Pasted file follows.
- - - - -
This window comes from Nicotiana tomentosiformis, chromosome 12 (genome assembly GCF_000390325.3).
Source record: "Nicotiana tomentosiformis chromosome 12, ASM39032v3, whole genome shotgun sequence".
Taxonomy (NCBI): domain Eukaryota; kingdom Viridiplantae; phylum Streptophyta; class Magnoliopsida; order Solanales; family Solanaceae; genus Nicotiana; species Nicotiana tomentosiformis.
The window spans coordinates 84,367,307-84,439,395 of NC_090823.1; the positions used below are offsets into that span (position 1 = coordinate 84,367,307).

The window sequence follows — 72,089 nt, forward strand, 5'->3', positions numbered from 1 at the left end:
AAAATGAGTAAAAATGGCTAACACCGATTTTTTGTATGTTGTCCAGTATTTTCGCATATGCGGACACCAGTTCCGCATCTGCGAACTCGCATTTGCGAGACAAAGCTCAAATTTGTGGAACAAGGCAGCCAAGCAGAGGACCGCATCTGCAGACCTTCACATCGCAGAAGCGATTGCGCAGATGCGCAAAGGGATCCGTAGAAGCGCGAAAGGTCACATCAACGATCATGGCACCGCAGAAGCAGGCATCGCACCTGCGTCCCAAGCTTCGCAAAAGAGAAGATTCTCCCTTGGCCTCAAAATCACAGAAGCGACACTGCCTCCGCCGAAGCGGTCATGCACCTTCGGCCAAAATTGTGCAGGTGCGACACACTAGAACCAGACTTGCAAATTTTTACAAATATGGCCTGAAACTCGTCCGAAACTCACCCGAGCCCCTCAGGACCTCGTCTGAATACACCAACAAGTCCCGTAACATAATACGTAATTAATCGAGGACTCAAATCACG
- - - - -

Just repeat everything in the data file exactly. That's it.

This window comes from Nicotiana tomentosiformis, chromosome 12 (genome assembly GCF_000390325.3).
Source record: "Nicotiana tomentosiformis chromosome 12, ASM39032v3, whole genome shotgun sequence".
Taxonomy (NCBI): domain Eukaryota; kingdom Viridiplantae; phylum Streptophyta; class Magnoliopsida; order Solanales; family Solanaceae; genus Nicotiana; species Nicotiana tomentosiformis.
The window spans coordinates 84,367,307-84,439,395 of NC_090823.1; the positions used below are offsets into that span (position 1 = coordinate 84,367,307).

The window sequence follows — 72,089 nt, forward strand, 5'->3', positions numbered from 1 at the left end:
AAAATGAGTAAAAATGGCTAACACCGATTTTTTGTATGTTGTCCAGTATTTTCGCATATGCGGACACCAGTTCCGCATCTGCGAACTCGCATTTGCGAGACAAAGCTCAAATTTGTGGAACAAGGCAGCCAAGCAGAGGACCGCATCTGCAGACCTTCACATCGCAGAAGCGATTGCGCAGATGCGCAAAGGGATCCGTAGAAGCGCGAAAGGTCACATCAACGATCATGGCACCGCAGAAGCAGGCATCGCACCTGCGTCCCAAGCTTCGCAAAAGAGAAGATTCTCCCTTGGCCTCAAAATCACAGAAGCGACACTGCCTCCGCCGAAGCGGTCATGCACCTTCGGCCAAAATTGTGCAGGTGCGACACACTAGAACCAGACTTGCAAATTTTTACAAATATGGCCTGAAACTCGTCCGAAACTCACCCGAGCCCCTCAGGACCTCGTCTGAATACACCAACAAGTCCCGTAACATAATACGTAATTAATCGAGGACTCAAATCACG